Alex Nicholson-Dotson '11 Awarded Bristol Fellowship
Alexandria Nicholson-Dotson ’11 has been awarded Hamilton’s prestigious Bristol Fellowship. The Bristol Fellowship was begun in 1996 as part of a gift to the college by William M. Bristol Jr., (Class of 1917). The purpose of the fellowship is to perpetuate Mr. Bristol’s spirit and share it with students of the college that was such an important part of his life. Created by his family, the fellowship is designed to encourage Hamilton students to experience the richness of the world by living outside the United States for one year and studying an area of great personal interest.
Through her project titled “Mo’ Hair: The Transnational Hair Trade and Culture,” Dotson will follow the global movement of exported Indian hair to its major export cities around the globe. She aims to learn about the type of hair products used by women of color and the impact the west has on international beauty norms. Dotson will also explore how Indian hair is used to create women of color’s sense of self within their culture and community. She plans to travel to India, South Africa, Ghana, Brazil and the Dominican Republic.
In her proposal Dotson wrote, “What a woman’s hair says or does not say about her has long been used to define her identity. Hair can be cut, colored, curled, braided, shaved and straightened, all in the creation of one’s individuality. However, the acceptable standards for styling one’s hair are narrow, especially for women of African descent. Hair in this sense is one of the great dividers among genders, races and cultures. Through globalization the transnational hair trade has taken root, making it a market that now rivals oil companies’ profits. The global movement of hair from Indian temples has created a market for styling options for women of color, and has ironically worked to uphold the Western beauty standard. Has globalization narrowed the range of acceptable hairstyles to long, straight hair? How then does a woman express her individuality?”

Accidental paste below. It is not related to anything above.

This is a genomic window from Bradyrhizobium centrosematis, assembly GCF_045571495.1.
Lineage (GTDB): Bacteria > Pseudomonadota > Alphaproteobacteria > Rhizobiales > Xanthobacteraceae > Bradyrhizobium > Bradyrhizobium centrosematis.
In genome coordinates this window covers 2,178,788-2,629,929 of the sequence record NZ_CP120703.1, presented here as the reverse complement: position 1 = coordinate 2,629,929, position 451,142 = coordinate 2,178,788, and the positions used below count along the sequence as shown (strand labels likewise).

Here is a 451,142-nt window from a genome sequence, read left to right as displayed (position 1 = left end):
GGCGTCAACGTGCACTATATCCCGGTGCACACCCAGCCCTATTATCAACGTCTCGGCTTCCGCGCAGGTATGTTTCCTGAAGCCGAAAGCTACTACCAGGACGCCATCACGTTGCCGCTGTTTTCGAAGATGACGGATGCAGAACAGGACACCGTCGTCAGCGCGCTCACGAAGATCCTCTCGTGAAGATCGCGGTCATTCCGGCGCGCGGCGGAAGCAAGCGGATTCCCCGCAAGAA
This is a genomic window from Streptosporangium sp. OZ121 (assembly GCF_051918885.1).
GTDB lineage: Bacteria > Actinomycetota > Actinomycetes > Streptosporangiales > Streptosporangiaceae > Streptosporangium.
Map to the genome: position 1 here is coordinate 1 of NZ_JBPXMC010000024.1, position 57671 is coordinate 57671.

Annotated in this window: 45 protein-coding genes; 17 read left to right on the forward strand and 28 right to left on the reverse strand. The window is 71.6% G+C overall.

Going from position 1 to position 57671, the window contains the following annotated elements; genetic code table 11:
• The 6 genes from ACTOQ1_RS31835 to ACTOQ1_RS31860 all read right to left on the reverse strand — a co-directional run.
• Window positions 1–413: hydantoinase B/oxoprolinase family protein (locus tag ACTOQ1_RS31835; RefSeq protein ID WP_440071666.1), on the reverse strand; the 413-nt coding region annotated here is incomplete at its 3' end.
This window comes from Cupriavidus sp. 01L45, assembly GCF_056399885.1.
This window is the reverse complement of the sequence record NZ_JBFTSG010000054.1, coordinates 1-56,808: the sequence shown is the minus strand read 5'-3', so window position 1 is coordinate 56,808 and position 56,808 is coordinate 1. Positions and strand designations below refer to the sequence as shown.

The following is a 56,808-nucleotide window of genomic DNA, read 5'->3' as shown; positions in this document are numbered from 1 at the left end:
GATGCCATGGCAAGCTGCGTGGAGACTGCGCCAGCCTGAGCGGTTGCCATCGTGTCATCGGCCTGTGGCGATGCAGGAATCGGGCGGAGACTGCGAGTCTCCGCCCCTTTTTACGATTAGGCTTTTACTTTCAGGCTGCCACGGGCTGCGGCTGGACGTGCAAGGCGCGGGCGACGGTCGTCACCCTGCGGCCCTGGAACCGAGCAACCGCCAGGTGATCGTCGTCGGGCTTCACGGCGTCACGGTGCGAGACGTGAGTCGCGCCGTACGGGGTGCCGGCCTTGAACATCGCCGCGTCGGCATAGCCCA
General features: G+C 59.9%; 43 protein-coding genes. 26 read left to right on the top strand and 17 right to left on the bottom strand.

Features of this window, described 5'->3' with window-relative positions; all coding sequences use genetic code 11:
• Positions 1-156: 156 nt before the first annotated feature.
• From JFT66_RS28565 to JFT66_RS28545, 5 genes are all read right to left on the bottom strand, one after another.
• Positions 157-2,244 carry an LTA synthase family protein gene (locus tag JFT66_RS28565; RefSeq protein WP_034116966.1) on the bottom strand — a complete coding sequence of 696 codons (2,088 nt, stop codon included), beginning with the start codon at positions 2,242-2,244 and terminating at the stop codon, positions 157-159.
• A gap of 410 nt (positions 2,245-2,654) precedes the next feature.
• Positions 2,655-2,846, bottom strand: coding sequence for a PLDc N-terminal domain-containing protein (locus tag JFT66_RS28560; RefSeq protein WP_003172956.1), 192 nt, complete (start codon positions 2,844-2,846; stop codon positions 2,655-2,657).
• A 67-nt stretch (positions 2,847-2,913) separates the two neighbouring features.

Dotson continued, “… the export of Indian hair has not only spread long strands of dark hair around the globe but has complicated the relationship between the person a woman of color wants to be and who she is. Has the Indian hair trade further influenced other cultures to look at long straight hair as desirable? The globalization of the hair industry has created a fusion of identities and cultures, but at what cost?”
Dotson is a Hispanic studies and women’s studies major at Hamilton. A Dean’s List student, she is a resident advisor, chair of the Voices of Color Lecture Series, former president of Black Latino Student Union, co-chair of the Womyn's Community Center and a member of SAVES Sexual Assault and Violence Education & Support. Dotson served as an online journal writer for Hamilton’s Admissions office from 2008-10.
She studied abroad in Madrid in 2010 and while there interned at La Federación de la Planificación Familiar Estatal (FPFE) where she researched the FPFE’s involvement in reproductive rights education for women and youth in Spain. During the summer of 2010 she interned in the law office of Marlene Cooper in Altadena, Calif. Dotson and her brother created and founded the Yellow Tomato, a small food catering company that delivers to local hair salons in Pasadena.
Dotson is the daughter of Helen Nicholson and Michael Dotson, both of Pasadena, and graduated from the Thacher School.
The Bristol Fellowship is intended to be highly personal and is open to all interested Hamilton seniors. Proposals are evaluated based on inquisitiveness, a spirit of adventure, depth of personal interest, and openness to other cultures. While not a requirement, proposals are also considered for their sense of family connection.
William Bristol served as a Hamilton trustee, president of the alumni association, fundraiser and benefactor. He was one of seven generations of Bristol family members to attend Hamilton, dating back to the chartering of the college in 1812. Mr. Bristol's great, great-grandfather became one of the college's first trustees after helping to found the Hamilton-Oneida Academy, which later became Hamilton College.